Tuesday, July 7, 2009

The hidden ugly side of Singapore

Ladies and Gentlemen,

An interesting personal account of Lee Kuan Yew's "island paradise". Something that Lee Kuan Yew tries very hard to keep under wraps from foreign governments but surfaces nevertheless. Mind you, a huge section of Singaporeans live this way. But what is frightening is this; there is no hope for them out of the poverty; with no skills no education and no financial assistance from the million dollar Singapore ministers. My gratitude to Vijay Kumar and to Singapore Democratic Party for posting it and for permission to use it.

I hope many more concerned people like Vijay Kumar would expose the uncaring and heartless million dollar Singapore dictators.

Gopalan Nair
39737 Paseo Padre Parkway, Suite A1
Fremont, CA 94538, USA
Tel: 510 657 6107
Fax: 510 657 6914
Email: nair.gopalan@yahoo.com
Blog: http://singaporedissident.blogspot.com/

Your letters are welcome. We reserve the right to publish your letters. Please Email your letters to nair.gopalan@yahoo.com And if you like what I write, please tell your friends. You will be helping democracy by distributing this widely. This blog not only gives information, it dispels government propaganda put out by this dictatorial regime.

Tuesday, 07 July 2009
Vijay Kumar
Malaysiakini (letter)

In between the glamarous buildings and shoppings complexes of this city state, there is huge suffering that the world has never seen. Something that the Singapore government or media will try to hide from the rest of the world. And this is the lives of 80 percent of 'true' Singaporeans who live in the republic's Housing Development Board (low cost) flats.

I, like many young youths, went looking for a better future in this Lion City of opportunity. After four years of working experience in Kuala Lumpur. It was my first experience outside Malaysia and I was very happy to be offered a job in Singapore with a basic salary of S$3,500.

Then, with huge hopes, I started looking for a master bedroom to rent being single. I finally got a master bedroom in Clementi for S$700 a month but only after being rejected by many other landlords for being Indian. The ensuing eight- month ordeal that I spent in this HDB flat really opened my mind to what Singapore is for those who can't earn.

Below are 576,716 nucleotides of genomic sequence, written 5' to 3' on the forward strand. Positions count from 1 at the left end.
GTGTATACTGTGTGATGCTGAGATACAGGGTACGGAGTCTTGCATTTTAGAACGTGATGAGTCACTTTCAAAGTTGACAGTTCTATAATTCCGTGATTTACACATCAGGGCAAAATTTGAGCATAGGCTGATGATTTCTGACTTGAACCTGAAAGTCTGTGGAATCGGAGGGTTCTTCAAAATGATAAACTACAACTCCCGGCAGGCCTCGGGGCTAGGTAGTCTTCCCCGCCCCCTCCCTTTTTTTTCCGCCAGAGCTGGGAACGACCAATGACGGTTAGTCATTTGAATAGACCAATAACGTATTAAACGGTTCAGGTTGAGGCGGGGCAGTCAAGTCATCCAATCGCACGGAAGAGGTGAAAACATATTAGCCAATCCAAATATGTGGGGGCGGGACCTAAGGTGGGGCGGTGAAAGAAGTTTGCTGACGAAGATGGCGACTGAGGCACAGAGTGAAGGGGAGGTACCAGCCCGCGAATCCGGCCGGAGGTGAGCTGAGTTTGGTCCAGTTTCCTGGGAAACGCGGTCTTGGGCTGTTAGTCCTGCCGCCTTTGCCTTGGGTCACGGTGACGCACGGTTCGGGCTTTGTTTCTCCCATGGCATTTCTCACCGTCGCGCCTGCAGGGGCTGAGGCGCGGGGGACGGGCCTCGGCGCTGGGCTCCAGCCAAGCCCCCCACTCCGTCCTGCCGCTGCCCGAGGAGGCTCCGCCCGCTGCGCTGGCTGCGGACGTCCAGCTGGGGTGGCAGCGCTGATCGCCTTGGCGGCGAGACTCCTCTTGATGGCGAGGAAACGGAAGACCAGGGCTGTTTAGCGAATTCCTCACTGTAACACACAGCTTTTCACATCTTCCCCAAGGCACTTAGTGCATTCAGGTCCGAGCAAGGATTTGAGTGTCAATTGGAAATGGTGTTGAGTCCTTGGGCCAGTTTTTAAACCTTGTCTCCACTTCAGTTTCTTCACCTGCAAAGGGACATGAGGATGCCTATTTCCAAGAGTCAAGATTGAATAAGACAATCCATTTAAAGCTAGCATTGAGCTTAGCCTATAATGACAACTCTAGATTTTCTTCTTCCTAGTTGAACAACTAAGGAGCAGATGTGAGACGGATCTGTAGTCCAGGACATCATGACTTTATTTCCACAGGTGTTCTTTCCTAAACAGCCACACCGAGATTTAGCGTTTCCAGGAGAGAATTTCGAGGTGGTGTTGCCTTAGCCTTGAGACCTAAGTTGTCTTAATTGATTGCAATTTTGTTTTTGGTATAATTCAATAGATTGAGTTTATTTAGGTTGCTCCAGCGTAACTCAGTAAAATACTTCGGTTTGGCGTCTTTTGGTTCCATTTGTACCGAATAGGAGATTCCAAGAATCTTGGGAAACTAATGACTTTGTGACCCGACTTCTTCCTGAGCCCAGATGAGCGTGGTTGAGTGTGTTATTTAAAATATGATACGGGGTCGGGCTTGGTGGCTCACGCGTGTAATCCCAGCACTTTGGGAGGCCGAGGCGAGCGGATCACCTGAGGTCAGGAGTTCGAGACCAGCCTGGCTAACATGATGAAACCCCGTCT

It made me ask if this is the type of development that I ever wanted in my country Malaysia. This is the first time that I felt gifted to be born in Malaysia. Anyway, I lived with a family of three (husband, wife with one daughter) who rented out their master bedroom to me while they slept in the common room.

It was a three-room flat (but unlike in Malaysia, a three-room flat has only two bedrooms). I did not believe it was the master bedroom that I was staying in until I went into the other room and saw that there is no attached bathroom there. I was given a bed and a mattress and also two fans. Then I noticed that the couple with their daughter sleeping on the floor with a thin mattress in the other room. Not even a fan in that room.

Both husband and wife are born Singaporeans and were employed. It was after one month that I realised that the daughter was not going to school regularly and most of the time there would be a quarrel in the early morning between the father and daughter as there was not enough money to pay for the bus to go to school.

There were times when the daughter was very sick and father had no money to take her to see a doctor. It was a real pain in the heart to hear a small girl suffering through the thin walls of this HDB flat. It was unbelievable for me to see this happening in this ultra-modern city. It took me another two months to realise that what was happening in this flat was not an isolated case of urban poverty in Singapore.

It was every where in those HDB flats. There was a Chinese neighbour (an elderly man) and his son had no money to get a taxi to send his father to the clinic for daily diabetic wound-dressing. I soon understood that poverty in Singapore transcends racial boundaries. The whole family of my landlord got a shock that I own a car in Malaysia.

My landlord would keep pestering me every time I come back to Malaysia to bring my car over so that his whole family could go sightseeing in Singapore. In all my life, I never believed people in a developed country like Singapore would ever consider car ownership a privelege.

Three months later, one fine day, I came back home and realised that there was no electricity in the house. This time, my landlord did not have the money to pay for the utility bills. I was back in the Stone Age, using candles. This lasted for days until finally he borrowed money from somewhere and settled the bills.

My landlord as a person I have known during that period never come back drunk or looked like a gambler. He had to pay for his mother's medical expenses, that much I know. This was the time in my life when I learned what is was like to live in that poor quality HDB flat, drying clothes in the rooms and listening to what the couple talked about in the next room via the thin walls.

It was this time in life that made me to think, 'Is this what I want Malaysia to be? For those who talk great or look up to Singapore's success, have they ever come and lived in Singapore like I how I did? Have you seen a HDB flat and how it looks like?